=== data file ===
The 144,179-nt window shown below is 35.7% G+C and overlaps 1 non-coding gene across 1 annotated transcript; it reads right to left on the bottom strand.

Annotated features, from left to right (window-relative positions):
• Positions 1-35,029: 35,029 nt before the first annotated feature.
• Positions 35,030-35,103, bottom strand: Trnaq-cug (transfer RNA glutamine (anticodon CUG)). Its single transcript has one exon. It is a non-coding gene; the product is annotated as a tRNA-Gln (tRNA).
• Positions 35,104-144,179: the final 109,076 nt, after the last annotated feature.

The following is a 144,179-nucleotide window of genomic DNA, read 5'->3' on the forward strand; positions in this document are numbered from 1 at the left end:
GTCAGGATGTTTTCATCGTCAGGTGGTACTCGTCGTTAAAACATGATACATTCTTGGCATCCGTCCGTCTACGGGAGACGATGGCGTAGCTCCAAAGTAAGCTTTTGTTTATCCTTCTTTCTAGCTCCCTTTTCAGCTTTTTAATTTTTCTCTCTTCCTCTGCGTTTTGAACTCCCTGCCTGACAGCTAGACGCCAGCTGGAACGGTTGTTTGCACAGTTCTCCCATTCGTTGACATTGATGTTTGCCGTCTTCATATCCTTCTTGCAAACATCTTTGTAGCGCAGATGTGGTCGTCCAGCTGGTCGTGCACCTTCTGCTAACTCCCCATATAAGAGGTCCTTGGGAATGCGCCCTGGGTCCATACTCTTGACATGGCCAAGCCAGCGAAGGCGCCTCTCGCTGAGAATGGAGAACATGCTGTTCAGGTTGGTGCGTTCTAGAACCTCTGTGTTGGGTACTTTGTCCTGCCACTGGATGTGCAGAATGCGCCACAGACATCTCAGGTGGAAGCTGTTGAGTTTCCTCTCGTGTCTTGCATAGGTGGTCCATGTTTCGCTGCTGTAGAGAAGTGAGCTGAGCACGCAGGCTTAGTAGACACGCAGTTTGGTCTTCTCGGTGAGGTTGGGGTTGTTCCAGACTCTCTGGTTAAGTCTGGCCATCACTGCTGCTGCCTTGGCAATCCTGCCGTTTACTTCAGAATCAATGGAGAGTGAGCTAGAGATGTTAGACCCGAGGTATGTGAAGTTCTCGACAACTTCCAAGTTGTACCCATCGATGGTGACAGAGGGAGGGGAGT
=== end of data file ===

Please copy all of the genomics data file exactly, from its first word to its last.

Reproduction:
The 144,179-nt window shown below is 35.7% G+C and overlaps 1 non-coding gene across 1 annotated transcript; it reads right to left on the bottom strand.

Annotated features, from left to right (window-relative positions):
• Positions 1-35,029: 35,029 nt before the first annotated feature.
• Positions 35,030-35,103, bottom strand: Trnaq-cug (transfer RNA glutamine (anticodon CUG)). Its single transcript has one exon. It is a non-coding gene; the product is annotated as a tRNA-Gln (tRNA).
• Positions 35,104-144,179: the final 109,076 nt, after the last annotated feature.

The following is a 144,179-nucleotide window of genomic DNA, read 5'->3' on the forward strand; positions in this document are numbered from 1 at the left end:
GTCAGGATGTTTTCATCGTCAGGTGGTACTCGTCGTTAAAACATGATACATTCTTGGCATCCGTCCGTCTACGGGAGACGATGGCGTAGCTCCAAAGTAAGCTTTTGTTTATCCTTCTTTCTAGCTCCCTTTTCAGCTTTTTAATTTTTCTCTCTTCCTCTGCGTTTTGAACTCCCTGCCTGACAGCTAGACGCCAGCTGGAACGGTTGTTTGCACAGTTCTCCCATTCGTTGACATTGATGTTTGCCGTCTTCATATCCTTCTTGCAAACATCTTTGTAGCGCAGATGTGGTCGTCCAGCTGGTCGTGCACCTTCTGCTAACTCCCCATATAAGAGGTCCTTGGGAATGCGCCCTGGGTCCATACTCTTGACATGGCCAAGCCAGCGAAGGCGCCTCTCGCTGAGAATGGAGAACATGCTGTTCAGGTTGGTGCGTTCTAGAACCTCTGTGTTGGGTACTTTGTCCTGCCACTGGATGTGCAGAATGCGCCACAGACATCTCAGGTGGAAGCTGTTGAGTTTCCTCTCGTGTCTTGCATAGGTGGTCCATGTTTCGCTGCTGTAGAGAAGTGAGCTGAGCACGCAGGCTTAGTAGACACGCAGTTTGGTCTTCTCGGTGAGGTTGGGGTTGTTCCAGACTCTCTGGTTAAGTCTGGCCATCACTGCTGCTGCCTTGGCAATCCTGCCGTTTACTTCAGAATCAATGGAGAGTGAGCTAGAGATGTTAGACCCGAGGTATGTGAAGTTCTCGACAACTTCCAAGTTGTACCCATCGATGGTGACAGAGGGAGGGGAGT